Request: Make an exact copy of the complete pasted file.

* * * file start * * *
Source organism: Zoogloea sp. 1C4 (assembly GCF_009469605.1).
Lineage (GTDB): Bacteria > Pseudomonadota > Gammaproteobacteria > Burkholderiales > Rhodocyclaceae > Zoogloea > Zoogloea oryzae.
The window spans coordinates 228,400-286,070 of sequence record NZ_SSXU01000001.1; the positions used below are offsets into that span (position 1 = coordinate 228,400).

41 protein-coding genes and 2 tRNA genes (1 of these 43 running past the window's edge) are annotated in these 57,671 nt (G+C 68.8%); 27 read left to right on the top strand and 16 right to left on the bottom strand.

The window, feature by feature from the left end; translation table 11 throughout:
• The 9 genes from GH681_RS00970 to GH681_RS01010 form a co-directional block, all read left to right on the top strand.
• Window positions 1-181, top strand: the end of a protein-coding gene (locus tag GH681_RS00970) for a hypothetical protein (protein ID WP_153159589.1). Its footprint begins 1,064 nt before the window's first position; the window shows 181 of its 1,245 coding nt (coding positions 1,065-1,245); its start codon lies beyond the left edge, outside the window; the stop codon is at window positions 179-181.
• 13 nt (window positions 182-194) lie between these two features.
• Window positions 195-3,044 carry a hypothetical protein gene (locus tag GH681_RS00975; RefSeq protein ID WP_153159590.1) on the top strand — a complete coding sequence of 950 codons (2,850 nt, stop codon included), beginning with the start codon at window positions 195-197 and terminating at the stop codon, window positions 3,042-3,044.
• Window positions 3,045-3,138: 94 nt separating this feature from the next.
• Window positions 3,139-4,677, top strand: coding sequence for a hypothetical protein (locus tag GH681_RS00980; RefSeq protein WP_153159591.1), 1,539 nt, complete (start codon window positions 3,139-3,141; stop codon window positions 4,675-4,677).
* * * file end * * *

Source organism: Zoogloea sp. 1C4 (assembly GCF_009469605.1).
Lineage (GTDB): Bacteria > Pseudomonadota > Gammaproteobacteria > Burkholderiales > Rhodocyclaceae > Zoogloea > Zoogloea oryzae.
The window spans coordinates 228,400-286,070 of sequence record NZ_SSXU01000001.1; the positions used below are offsets into that span (position 1 = coordinate 228,400).

41 protein-coding genes and 2 tRNA genes (1 of these 43 running past the window's edge) are annotated in these 57,671 nt (G+C 68.8%); 27 read left to right on the top strand and 16 right to left on the bottom strand.

The window, feature by feature from the left end; translation table 11 throughout:
• The 9 genes from GH681_RS00970 to GH681_RS01010 form a co-directional block, all read left to right on the top strand.
• Window positions 1-181, top strand: the end of a protein-coding gene (locus tag GH681_RS00970) for a hypothetical protein (protein ID WP_153159589.1). Its footprint begins 1,064 nt before the window's first position; the window shows 181 of its 1,245 coding nt (coding positions 1,065-1,245); its start codon lies beyond the left edge, outside the window; the stop codon is at window positions 179-181.
• 13 nt (window positions 182-194) lie between these two features.
• Window positions 195-3,044 carry a hypothetical protein gene (locus tag GH681_RS00975; RefSeq protein ID WP_153159590.1) on the top strand — a complete coding sequence of 950 codons (2,850 nt, stop codon included), beginning with the start codon at window positions 195-197 and terminating at the stop codon, window positions 3,042-3,044.
• Window positions 3,045-3,138: 94 nt separating this feature from the next.
• Window positions 3,139-4,677, top strand: coding sequence for a hypothetical protein (locus tag GH681_RS00980; RefSeq protein WP_153159591.1), 1,539 nt, complete (start codon window positions 3,139-3,141; stop codon window positions 4,675-4,677).